A version of this article originally appeared on The Conversation.
Astronomers are engaged in a lively debate over plans to rename one of the laws of physics.
It emerged overnight in Vienna at the 30th Meeting of the International Astronomical Union (IAU), in Vienna, where members of the general assembly considered a resolution on amending the name of the Hubble Law to the Hubble-Lemaître Law.
The resolution aims to credit the work of the Belgian astronomer Georges Lemaître and his contribution – along with the American astronomer Edwin Hubble – to our understanding of the expansion of the universe.
While most (but not all) members at the meeting were in favor of the resolution, it was decided to give all members of the International Astronomical Union a chance to vote. Subsequently, voting was downgraded to a straw vote and the resolution will formally be voted on by an electronic vote at a later date.
Giving all members a say via electronic voting was introduced following criticism of the IAU’s 2006 general assembly when a resolution to define a planet – that saw Pluto relegated to a dwarf-planet – was approved.
But changing the name of the Hubble Law raises the questions of who should be honored in the naming of the laws of physics, and whether the IAU should be involved in any decision.
Discovering The Big Bang
The expansion of the universe was one of the most mind-blowing discoveries of the 20th century.
Expansion here means that the distance between galaxies in general increases with time, and it increases uniformly. It does not matter where you are and in which direction you look at, you still see a universe that is expanding.
When you really try to imagine all of this, you may end up with a headspin or even worse, as satirically depicted by Woody Allen in his movie Annie Hall.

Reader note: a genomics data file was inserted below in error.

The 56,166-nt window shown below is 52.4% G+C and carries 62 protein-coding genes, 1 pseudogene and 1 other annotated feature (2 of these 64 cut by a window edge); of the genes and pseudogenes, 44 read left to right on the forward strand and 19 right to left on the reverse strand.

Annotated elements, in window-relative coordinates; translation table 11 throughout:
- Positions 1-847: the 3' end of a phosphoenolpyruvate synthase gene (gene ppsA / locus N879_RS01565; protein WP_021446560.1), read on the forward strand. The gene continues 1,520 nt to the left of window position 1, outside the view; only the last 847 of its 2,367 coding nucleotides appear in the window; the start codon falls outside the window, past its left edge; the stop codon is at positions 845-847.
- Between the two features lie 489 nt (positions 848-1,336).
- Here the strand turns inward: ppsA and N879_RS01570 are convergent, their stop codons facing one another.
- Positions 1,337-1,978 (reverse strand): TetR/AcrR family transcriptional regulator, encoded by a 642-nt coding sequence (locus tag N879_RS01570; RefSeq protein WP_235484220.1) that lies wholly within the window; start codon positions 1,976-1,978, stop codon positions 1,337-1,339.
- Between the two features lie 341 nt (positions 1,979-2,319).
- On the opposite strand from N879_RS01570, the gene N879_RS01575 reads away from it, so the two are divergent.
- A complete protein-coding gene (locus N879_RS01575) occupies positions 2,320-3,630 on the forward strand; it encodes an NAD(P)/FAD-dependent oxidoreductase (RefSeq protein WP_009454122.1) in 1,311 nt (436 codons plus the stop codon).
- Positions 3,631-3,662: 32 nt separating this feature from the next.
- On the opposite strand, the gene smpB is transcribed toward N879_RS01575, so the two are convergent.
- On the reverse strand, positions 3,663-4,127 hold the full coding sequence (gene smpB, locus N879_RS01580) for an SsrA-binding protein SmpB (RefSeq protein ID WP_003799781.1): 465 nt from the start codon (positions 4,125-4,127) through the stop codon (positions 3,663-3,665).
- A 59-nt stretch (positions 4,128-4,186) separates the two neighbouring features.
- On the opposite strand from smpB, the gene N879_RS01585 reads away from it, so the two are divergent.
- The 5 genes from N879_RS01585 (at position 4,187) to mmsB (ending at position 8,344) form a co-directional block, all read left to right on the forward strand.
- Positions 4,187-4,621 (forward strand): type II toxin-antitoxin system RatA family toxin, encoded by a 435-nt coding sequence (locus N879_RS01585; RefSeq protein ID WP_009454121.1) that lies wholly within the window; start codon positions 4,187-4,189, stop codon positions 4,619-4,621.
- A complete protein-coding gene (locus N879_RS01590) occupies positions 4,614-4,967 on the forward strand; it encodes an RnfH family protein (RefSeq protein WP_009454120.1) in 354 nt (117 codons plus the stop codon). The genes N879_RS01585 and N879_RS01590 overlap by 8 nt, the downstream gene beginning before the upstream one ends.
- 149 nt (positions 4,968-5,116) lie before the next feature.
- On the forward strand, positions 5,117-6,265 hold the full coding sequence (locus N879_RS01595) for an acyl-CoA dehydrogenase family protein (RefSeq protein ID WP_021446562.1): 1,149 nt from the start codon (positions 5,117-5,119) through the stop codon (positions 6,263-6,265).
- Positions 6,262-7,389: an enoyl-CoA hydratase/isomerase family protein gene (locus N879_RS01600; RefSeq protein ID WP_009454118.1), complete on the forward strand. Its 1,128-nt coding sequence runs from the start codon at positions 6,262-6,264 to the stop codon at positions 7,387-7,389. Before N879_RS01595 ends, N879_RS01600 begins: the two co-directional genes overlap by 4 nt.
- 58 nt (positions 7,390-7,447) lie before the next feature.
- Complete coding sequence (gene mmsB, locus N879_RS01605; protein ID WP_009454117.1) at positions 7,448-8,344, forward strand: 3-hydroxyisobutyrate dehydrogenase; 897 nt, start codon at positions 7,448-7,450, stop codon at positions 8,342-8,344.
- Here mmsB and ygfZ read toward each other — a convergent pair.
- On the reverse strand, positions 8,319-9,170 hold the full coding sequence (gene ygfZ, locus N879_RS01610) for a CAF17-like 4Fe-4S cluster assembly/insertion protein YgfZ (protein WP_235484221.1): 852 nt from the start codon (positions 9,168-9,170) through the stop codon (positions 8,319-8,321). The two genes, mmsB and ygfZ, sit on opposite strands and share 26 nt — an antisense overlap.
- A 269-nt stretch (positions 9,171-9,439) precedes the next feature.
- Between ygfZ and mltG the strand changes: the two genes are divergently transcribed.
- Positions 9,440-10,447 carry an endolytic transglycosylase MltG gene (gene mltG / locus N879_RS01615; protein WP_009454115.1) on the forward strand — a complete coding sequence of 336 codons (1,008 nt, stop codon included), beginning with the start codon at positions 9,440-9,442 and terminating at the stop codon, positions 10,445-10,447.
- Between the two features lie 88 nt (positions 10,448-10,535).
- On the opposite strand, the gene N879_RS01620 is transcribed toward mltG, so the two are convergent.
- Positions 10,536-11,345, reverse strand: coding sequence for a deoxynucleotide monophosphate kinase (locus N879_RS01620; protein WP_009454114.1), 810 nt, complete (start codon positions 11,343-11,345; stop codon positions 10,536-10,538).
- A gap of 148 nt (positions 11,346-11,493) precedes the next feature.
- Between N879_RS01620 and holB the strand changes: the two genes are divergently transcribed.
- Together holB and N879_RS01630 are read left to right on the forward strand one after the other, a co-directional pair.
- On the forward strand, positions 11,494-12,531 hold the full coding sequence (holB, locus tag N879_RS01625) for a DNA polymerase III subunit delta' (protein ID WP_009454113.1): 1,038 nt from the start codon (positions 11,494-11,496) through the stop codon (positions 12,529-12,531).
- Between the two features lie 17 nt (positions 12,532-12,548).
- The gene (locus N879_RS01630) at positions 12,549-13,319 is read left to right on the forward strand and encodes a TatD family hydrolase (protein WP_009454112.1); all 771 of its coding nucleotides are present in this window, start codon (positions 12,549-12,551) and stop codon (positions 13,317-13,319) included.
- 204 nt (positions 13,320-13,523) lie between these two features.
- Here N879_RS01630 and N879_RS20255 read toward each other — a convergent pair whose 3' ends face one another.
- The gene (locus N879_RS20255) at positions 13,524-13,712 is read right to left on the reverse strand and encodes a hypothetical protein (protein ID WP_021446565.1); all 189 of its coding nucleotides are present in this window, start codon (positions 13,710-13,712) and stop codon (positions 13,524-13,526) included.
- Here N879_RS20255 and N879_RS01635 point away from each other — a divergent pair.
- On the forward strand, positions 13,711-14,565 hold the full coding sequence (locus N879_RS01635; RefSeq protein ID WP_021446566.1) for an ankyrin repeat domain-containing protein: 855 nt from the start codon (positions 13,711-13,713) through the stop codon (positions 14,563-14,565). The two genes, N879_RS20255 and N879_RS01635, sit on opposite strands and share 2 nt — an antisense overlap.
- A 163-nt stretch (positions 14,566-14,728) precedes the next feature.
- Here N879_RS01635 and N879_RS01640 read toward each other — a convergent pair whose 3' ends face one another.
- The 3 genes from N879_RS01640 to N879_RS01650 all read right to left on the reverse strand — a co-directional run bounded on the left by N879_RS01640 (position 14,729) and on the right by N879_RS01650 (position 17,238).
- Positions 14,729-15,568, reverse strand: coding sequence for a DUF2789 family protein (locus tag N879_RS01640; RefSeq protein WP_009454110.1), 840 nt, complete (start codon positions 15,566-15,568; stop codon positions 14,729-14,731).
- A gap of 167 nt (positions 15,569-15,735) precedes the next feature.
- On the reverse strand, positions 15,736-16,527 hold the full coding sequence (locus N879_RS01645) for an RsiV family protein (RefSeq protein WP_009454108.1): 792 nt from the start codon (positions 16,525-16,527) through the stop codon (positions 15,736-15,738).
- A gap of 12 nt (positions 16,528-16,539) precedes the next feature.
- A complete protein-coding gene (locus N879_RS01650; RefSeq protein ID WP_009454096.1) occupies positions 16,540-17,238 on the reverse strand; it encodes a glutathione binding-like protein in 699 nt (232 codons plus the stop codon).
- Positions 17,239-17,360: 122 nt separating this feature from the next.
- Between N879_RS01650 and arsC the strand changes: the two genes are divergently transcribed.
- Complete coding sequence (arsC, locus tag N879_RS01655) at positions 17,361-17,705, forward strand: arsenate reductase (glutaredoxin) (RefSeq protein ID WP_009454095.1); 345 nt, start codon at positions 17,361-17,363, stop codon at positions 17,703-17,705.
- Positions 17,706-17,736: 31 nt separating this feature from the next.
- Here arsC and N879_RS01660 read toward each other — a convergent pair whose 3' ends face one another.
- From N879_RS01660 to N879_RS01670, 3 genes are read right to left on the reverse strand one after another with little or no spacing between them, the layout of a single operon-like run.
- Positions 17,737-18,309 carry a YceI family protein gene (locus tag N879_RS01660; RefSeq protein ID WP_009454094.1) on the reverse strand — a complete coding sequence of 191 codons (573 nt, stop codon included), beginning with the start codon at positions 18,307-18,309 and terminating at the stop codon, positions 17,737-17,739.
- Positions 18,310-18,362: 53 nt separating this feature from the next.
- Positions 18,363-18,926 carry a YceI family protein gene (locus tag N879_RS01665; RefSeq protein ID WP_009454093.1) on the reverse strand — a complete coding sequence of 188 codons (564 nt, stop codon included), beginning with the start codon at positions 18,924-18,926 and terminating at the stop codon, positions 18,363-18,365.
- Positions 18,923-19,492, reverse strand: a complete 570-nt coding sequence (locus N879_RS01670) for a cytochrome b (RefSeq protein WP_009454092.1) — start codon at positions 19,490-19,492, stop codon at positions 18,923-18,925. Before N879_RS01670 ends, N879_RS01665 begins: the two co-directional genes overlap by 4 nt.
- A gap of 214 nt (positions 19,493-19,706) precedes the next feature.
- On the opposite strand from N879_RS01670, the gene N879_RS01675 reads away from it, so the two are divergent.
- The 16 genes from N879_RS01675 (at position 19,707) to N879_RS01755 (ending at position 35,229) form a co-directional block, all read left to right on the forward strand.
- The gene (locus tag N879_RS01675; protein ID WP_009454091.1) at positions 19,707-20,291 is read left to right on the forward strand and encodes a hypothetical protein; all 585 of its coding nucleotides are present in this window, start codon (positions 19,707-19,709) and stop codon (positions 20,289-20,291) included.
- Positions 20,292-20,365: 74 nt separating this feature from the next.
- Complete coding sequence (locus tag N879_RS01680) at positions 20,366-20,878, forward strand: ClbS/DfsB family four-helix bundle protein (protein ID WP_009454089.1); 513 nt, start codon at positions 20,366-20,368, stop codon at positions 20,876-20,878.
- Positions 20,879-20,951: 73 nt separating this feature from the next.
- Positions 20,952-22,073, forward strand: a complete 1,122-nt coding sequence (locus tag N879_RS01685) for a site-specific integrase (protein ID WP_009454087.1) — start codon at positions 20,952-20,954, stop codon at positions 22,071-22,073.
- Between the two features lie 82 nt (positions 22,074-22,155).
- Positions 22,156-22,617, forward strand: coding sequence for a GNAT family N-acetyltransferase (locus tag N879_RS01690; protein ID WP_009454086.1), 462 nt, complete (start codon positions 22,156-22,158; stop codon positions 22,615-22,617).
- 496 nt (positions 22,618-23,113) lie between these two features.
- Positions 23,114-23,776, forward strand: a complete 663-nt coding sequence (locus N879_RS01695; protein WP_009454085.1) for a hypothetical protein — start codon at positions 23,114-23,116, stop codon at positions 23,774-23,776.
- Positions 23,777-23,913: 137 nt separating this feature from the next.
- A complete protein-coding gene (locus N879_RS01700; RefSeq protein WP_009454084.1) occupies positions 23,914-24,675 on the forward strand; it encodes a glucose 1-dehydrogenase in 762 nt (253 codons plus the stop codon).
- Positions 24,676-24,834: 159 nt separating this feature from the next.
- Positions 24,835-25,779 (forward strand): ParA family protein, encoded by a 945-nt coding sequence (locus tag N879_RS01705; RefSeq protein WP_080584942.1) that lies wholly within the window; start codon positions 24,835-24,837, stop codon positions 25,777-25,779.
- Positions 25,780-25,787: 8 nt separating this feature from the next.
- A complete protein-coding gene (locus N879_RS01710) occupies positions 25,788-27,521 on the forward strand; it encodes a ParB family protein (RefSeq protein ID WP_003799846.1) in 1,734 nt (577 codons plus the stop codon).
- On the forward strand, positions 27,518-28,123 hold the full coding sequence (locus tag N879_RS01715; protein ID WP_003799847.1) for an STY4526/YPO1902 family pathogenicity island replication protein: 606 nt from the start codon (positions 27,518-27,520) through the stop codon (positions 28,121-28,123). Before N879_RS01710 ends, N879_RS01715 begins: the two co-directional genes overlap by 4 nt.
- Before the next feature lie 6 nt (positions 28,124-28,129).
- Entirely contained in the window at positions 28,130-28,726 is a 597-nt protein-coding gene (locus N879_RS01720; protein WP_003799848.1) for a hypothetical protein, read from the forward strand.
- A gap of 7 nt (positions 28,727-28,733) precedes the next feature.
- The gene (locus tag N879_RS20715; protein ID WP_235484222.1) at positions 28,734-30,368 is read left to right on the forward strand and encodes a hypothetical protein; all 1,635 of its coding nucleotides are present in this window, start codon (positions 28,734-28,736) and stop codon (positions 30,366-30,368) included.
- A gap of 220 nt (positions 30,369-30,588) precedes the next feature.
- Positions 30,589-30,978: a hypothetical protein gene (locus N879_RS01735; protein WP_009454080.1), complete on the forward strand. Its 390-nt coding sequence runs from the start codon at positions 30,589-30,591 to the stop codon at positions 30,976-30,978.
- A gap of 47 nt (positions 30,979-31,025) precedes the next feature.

The rate at which the universe is currently expanding is described by the Hubble Law, named after Edwin Hubble who in 1929 published an article reporting that astronomical data signify the expansion of the universe.
Hubble Was Not The First
In 1927, Georges Lemaître had already published an article on the expansion of the universe. His article was written in French and published in a Belgian journal.
Lemaître presented a theoretical foundation for the expansion of the universe, and used the astronomical data (the very same data that Hubble used in his 1929 article) to infer the rate at which the universe is expanding.
In 1928 the American mathematician and physicist Howard Robertson published an article in Philosophical Magazine and Journal of Science, where he derived the formula for the expansion of the universe and inferred the rate of expansion from the same data that were used by Lemaître (a year before) and Hubble (a year after).
Robertson did not know about Lemaître’s work. Given the limited popularity of the Belgian journal in which Lemaître’s paper appeared and the French language used, it is argued his remarkable discovery went largely unnoticed at the time by the astronomical community.
But the findings published by Hubble in 1929 were most likely influenced by Lemaître. In July 1928, Lemaître and Hubble met at the 3rd meeting of the International Astronomical Union, in Leiden. During the meeting they discussed the astronomical evidence suggesting the expansion of the universe.